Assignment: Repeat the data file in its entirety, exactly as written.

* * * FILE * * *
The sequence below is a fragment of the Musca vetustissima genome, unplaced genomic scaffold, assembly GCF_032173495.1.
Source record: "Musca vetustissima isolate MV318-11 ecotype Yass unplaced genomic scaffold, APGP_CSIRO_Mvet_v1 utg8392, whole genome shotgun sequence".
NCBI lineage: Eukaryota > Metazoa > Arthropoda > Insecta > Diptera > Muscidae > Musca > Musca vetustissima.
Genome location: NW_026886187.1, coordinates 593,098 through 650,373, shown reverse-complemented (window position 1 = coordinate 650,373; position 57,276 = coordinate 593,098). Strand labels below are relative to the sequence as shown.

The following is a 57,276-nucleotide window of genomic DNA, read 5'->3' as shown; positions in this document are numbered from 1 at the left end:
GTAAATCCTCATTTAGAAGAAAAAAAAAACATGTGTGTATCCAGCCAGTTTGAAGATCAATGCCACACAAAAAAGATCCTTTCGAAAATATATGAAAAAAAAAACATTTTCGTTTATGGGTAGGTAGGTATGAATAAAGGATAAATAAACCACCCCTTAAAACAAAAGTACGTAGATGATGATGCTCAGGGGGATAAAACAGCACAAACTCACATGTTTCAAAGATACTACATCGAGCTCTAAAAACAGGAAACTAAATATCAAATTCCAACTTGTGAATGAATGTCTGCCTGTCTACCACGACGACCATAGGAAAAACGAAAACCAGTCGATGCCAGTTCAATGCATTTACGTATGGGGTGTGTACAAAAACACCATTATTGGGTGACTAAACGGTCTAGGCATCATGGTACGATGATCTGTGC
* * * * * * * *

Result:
The sequence below is a fragment of the Musca vetustissima genome, unplaced genomic scaffold, assembly GCF_032173495.1.
Source record: "Musca vetustissima isolate MV318-11 ecotype Yass unplaced genomic scaffold, APGP_CSIRO_Mvet_v1 utg8392, whole genome shotgun sequence".
NCBI lineage: Eukaryota > Metazoa > Arthropoda > Insecta > Diptera > Muscidae > Musca > Musca vetustissima.
Genome location: NW_026886187.1, coordinates 593,098 through 650,373, shown reverse-complemented (window position 1 = coordinate 650,373; position 57,276 = coordinate 593,098). Strand labels below are relative to the sequence as shown.

The following is a 57,276-nucleotide window of genomic DNA, read 5'->3' as shown; positions in this document are numbered from 1 at the left end:
GTAAATCCTCATTTAGAAGAAAAAAAAAACATGTGTGTATCCAGCCAGTTTGAAGATCAATGCCACACAAAAAAGATCCTTTCGAAAATATATGAAAAAAAAAACATTTTCGTTTATGGGTAGGTAGGTATGAATAAAGGATAAATAAACCACCCCTTAAAACAAAAGTACGTAGATGATGATGCTCAGGGGGATAAAACAGCACAAACTCACATGTTTCAAAGATACTACATCGAGCTCTAAAAACAGGAAACTAAATATCAAATTCCAACTTGTGAATGAATGTCTGCCTGTCTACCACGACGACCATAGGAAAAACGAAAACCAGTCGATGCCAGTTCAATGCATTTACGTATGGGGTGTGTACAAAAACACCATTATTGGGTGACTAAACGGTCTAGGCATCATGGTACGATGATCTGTGC